In the very beginning of the invasion from Europe in the sixteenth century, the people on the North American continent did not write things down but the invaders did. In fact, the invaders governed themselves with pieces of paper signed by important people. Because the people already on this continent had no paper documentation -- just their own living experience -- this made the Euro people sure that they themselves were “better” and that there was no problem with them “owning” this land. In fact, using paper, they sold big chunks back and forth among themselves in Europe -- kings signing papers with the occasional Papal Bull. (There can’t be a Papal Cow.) But the people already here went on living their lives the same as always while Louisiana was purchased and repurchased. There was no change in the land.
Until the code written in the cells of the Euros, transferred there as zoonoses from cows (cowpox) ten thousand years earlier, swept across this continent and wiped out huge percentages of the People. Then the land WAS empty. The first writing was about Indians, colonists writing back to Europe about these curious fragmented People.
In the earliest years the autochthonous people (misnamed Indians), on this new land (misnamed America), studied the Euros carefully and decided to learn writing and printing. They did. Benjamin Franklin had them working with him in his print shop. He used some of their ideas and they wrote and some even went to college before they died of euro-diseases. Then came the Prairie Clearances where the Indians were nomads and used to war, documented in pictograms, and had nothing to lose except themselves. The Cherokee had learned to write and had their own printing presses, but all that was dispersed. The Indians had to go underground on their own land.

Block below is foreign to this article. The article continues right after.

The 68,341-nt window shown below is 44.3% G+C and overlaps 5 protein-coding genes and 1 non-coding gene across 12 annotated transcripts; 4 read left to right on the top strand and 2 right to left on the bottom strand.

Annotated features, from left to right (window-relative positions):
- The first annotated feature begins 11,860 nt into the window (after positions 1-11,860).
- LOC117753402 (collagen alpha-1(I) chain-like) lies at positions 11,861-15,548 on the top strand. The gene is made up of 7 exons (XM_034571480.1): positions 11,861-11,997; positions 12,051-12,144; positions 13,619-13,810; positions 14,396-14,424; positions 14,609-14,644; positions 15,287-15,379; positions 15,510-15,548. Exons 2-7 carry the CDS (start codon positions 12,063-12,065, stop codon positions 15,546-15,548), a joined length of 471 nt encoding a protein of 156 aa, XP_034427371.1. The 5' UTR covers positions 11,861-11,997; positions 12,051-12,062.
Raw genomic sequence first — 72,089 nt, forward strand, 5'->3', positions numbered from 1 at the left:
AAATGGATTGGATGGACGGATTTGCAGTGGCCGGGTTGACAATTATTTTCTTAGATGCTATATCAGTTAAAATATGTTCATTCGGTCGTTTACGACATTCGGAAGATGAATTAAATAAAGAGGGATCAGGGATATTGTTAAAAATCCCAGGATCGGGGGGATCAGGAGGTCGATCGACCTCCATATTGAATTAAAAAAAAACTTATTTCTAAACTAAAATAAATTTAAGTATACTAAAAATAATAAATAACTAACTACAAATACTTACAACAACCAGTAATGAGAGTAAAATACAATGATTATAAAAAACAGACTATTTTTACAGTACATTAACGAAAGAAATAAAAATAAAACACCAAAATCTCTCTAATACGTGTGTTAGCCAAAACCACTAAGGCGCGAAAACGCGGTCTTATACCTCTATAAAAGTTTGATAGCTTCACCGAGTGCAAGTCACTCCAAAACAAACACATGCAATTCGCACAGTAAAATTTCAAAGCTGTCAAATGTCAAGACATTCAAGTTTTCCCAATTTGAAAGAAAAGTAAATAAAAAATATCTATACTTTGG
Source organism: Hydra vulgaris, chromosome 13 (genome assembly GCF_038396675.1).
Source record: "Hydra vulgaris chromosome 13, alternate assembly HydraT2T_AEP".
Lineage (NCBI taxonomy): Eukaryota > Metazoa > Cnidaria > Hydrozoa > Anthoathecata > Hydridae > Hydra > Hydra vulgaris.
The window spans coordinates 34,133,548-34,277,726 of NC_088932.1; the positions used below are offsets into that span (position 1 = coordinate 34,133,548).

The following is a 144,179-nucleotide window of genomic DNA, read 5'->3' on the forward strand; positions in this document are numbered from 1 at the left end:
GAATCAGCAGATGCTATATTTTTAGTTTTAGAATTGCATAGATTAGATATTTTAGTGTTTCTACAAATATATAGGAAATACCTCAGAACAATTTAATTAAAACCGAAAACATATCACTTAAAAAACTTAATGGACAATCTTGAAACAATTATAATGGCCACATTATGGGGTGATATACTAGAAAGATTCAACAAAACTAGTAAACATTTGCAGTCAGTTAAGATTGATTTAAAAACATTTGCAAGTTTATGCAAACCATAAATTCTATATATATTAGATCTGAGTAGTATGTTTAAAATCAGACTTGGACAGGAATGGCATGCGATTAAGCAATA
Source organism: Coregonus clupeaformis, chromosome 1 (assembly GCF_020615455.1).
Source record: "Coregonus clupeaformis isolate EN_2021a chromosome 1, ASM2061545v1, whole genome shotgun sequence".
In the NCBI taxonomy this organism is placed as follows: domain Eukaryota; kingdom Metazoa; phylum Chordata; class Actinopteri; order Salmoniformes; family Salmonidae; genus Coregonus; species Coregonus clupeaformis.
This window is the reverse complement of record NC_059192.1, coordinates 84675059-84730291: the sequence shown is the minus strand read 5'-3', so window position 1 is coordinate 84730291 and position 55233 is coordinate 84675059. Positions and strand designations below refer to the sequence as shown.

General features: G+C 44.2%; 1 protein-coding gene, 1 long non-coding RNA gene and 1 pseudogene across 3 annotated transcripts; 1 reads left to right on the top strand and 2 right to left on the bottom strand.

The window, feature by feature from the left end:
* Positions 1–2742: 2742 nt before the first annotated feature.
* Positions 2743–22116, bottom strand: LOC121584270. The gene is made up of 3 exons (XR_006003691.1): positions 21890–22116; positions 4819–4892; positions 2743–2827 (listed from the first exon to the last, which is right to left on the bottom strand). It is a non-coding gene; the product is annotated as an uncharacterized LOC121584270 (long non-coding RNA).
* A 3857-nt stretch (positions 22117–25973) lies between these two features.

Journalists, then as now eager for sensation and horror, wrote about the Indian Wars, building an image of Indians as little more than animals or maybe supernatural devils. But the do-gooders, as aways, set out to throw their weight the other way and began to write about Indians as human beings, noble and childlike. The religious people, esp. the Catholics, saw the advantage of Indians as souls. A woman sat down with what she took to be a chief (Pokagon) and wrote down what he told her. He was very careful what he said.
Oppressed and stigmatized people have always been careful to protect their inner lives and their level of understanding, because the less they are seen as a threat the better spies they were (are) -- the better chance for survival they had (have). After many decades Indian books were still “as told to” and often slightly (ahem) “improved” by sympathetic exploiters. Few are aware of the yawning gulf between the celebrators of the 19th century Indians who love James Willard Schultz, thinking his tales are about “real” Indian life, and the actual 20th century Indians who despise Schultz, seeing him as a drunken exploiter. When the academic historians come upon this, they try to change the subject.